Bear with me for a second. I want to explore an alternate reality. In this imaginary world, the big-three macro breweries mass produce high-quality, full-flavored ales and lagers in a wide variety of styles.
This premise may not be entirely far-fetched. They certainly are capable of doing so. Brewers at these institutions are among the best trained in the world and the technology they possess is top-notch. Released from the constraints of the light-lager market, they could do wonderful things. In fact they already are. AB-Inbev spun off Michelob for just that purpose, and despite many a beer geeks’ wishes to the contrary, I suspect that many of the Michelob Brewmaster Beers would hold up well to the crafts in a blind tasting.
There is no technical reason that great beer could not be produced on a super-massive scale. Beer is a manufactured product. Like other manufactured products it would simply be a matter of scaling up. If they start with quality ingredients, develop quality recipes, and follow exacting brewing process, there is no reason they shouldn’t end up making a quality quaffable. They have lab facilities that small-scale craft brewers can only dream of, so maintaining consistency at a high standard shouldn’t be an issue. They could even achieve economies of scale that would bring down the cost of great beer for everyone. Imagine spending fifteen dollars for a twelve-pack instead of a single bottle of über-bitter Double IPA.
Oh, they would still make pale-yellow lagers in this alternate world. There will always be those (probably the majority) who would prefer to drink that, and there’s no reason they shouldn’t be able to. I’m no beer Nazi. But in addition they would be rolling out millions of barrels annually of genuine Bohemian Style Pilsner, Düsseldorf Altbier, and Imperial Stout. Imagine suitcases of canned lambic stacked high in the liquor store showroom. Would this be such a terrible world?
There would still be a market for the small craft brewers. The wine world is able to accommodate the Two Buck Chucks and the Gallo jugs alongside high-end artisanal wines. Niche markets would develop for beer. Those who want to pay top-dollar for a bottle of limited release double dry-hopped, oak-aged, imperial pilsner from the local or regional small craft brewer will still do so. They do it now – why wouldn’t they continue? These breweries will likely continue to turn out more interesting products than the macros, if not higher quality. Massive scale does tend to homogenize.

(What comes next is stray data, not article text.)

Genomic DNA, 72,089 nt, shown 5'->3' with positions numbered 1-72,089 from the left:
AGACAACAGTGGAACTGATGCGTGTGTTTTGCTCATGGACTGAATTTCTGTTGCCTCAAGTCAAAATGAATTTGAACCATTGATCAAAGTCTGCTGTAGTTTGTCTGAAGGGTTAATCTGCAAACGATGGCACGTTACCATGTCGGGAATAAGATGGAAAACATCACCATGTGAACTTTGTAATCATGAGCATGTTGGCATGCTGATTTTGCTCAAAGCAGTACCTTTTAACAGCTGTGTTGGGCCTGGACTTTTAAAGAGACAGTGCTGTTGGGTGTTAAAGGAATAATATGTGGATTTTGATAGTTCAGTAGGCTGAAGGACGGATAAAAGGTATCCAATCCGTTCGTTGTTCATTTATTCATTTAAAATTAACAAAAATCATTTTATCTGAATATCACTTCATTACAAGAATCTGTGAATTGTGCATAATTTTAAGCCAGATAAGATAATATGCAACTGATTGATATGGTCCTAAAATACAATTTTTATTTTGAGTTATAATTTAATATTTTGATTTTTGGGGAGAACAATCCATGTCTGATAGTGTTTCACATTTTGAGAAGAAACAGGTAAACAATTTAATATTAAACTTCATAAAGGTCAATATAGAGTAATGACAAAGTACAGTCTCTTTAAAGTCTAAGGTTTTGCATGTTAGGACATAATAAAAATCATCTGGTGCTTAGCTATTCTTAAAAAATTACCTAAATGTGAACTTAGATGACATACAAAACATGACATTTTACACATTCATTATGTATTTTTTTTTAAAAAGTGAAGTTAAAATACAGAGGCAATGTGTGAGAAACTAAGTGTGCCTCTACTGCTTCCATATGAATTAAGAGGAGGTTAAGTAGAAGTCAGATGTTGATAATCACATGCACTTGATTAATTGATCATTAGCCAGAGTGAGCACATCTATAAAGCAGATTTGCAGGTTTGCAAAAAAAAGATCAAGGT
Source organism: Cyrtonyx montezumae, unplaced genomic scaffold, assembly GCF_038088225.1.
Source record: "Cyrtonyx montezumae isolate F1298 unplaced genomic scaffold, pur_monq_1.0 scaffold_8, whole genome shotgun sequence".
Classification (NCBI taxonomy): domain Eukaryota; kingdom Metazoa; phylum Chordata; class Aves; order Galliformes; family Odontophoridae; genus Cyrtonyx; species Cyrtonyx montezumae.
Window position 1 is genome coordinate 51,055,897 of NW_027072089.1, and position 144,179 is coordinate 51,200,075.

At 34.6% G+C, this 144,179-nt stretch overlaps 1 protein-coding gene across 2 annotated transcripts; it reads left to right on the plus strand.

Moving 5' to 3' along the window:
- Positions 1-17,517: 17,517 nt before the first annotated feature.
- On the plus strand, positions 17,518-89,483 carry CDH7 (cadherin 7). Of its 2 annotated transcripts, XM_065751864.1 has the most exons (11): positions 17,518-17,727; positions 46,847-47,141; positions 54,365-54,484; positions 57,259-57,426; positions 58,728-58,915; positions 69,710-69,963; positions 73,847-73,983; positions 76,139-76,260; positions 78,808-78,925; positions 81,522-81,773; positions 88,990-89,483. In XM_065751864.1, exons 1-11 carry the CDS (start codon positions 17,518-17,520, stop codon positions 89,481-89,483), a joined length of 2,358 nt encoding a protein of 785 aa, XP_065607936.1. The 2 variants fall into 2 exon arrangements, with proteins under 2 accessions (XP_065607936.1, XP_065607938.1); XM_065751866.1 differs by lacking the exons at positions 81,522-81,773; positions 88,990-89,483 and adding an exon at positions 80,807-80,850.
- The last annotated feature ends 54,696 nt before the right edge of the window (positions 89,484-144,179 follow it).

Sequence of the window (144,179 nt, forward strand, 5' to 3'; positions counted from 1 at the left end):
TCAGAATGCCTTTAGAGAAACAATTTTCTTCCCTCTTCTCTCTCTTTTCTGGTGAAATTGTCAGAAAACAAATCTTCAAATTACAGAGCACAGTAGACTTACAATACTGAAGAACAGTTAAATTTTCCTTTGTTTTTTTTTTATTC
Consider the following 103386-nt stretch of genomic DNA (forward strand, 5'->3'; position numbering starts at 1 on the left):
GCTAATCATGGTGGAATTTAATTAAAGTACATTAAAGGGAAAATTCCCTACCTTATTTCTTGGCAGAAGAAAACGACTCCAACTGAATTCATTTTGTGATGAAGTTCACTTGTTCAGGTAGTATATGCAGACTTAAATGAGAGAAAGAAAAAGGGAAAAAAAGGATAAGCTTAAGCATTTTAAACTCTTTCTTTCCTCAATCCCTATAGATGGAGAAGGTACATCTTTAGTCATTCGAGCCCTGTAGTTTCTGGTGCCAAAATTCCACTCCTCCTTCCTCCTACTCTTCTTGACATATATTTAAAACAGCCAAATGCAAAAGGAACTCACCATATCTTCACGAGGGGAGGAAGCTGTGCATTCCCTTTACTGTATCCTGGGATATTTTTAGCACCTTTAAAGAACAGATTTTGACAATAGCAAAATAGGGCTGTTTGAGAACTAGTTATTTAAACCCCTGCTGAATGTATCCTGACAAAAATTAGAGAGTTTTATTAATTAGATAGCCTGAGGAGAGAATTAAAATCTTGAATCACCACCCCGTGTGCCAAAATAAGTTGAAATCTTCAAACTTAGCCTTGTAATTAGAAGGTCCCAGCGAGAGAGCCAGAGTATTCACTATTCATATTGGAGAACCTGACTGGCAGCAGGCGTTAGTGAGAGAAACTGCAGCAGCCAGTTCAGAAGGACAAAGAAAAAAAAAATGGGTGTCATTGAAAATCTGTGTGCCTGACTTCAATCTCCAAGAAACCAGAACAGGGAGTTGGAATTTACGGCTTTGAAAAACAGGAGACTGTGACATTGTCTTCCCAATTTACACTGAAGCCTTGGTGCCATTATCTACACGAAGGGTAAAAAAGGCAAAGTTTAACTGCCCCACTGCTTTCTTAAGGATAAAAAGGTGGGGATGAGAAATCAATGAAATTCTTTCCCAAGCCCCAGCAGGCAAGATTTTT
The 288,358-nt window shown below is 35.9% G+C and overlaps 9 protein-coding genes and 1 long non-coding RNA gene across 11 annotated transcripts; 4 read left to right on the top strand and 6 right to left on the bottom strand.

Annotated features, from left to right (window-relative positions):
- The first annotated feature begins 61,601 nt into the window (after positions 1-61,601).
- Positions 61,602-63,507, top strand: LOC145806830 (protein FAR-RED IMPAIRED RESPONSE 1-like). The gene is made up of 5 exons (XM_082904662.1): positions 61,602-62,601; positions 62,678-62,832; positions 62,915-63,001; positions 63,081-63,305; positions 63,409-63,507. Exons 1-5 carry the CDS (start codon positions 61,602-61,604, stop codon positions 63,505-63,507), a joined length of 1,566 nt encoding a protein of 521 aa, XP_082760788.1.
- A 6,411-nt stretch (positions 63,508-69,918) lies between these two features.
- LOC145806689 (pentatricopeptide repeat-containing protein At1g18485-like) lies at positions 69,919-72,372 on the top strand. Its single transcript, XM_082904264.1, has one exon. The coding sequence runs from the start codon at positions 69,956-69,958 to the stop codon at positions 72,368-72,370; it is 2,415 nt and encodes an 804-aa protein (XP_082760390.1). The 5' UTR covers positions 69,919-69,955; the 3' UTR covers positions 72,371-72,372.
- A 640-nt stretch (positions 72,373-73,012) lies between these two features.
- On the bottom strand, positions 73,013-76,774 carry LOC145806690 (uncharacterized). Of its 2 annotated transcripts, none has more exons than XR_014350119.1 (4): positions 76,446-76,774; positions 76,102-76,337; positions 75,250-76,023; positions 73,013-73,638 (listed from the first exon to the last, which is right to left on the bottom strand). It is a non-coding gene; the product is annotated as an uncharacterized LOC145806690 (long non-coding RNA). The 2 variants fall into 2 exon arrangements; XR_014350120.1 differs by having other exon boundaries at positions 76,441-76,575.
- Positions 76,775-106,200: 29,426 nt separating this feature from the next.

In fact, the small breweries might become more cultish than they already are. They might be able to command an even higher price for their wares. Beer geeks will always hate the macros. In the face of what they view as the commoditization of good beer, they will turn even more sternly against the giants and seek strength in the small. In blogs, books, and beer magazines will rhapsodize about these artisan ales, singing their praises in hyperbolic prose. Oh wait…they already do that. Well, they’ll do it even more.
To paraphrase Voltaire, this could be the consumer’s best of all possible worlds. We get to have our beer and drink it too. Good tasting beer is available everywhere at a reasonable price. And we can still get esoteric artisan stuff for when we want to prove our superiority to our friends.
Or maybe it would just put the little guys out of business. Their Goliath gone, they have no common enemy against which to unify themselves and their legions of fans. The noble battle for increased market share would seem moot, as a much larger share of the market would already be going to better beer. It might turn into an internal blood-letting as the smaller craft brewers become forced to turn on each other in an all-out brawl for what little remained.
It is the growth of Sam Adams that causes me to engage in this reverie. I have written about this elsewhere, as have many others, but it still continues to fascinate me. As Sam Adams approaches the two-million barrel mark and leaves the economically defined label “craft brewer” behind, what does this mean for the industry as a whole? Sam Adams is encroaching on macro status and yet still producing beer worthy of the label “craft.” Will beer geeks still accept them? The real macros are starting to get the message, even if it is only driven by the pressure of the bottom line. They are starting to make better beer. Michelob’s brewmaster even introduced a limited batch of Michelob Brett to intrigued beer fans at a rare beer event in Denver last year. What acceptance will the big guys get when they start to do it right?
What would it be like to have good tasting beer available on the scale of the mass-produced lagers? Would we craft beer drinkers view this as a boon or a curse?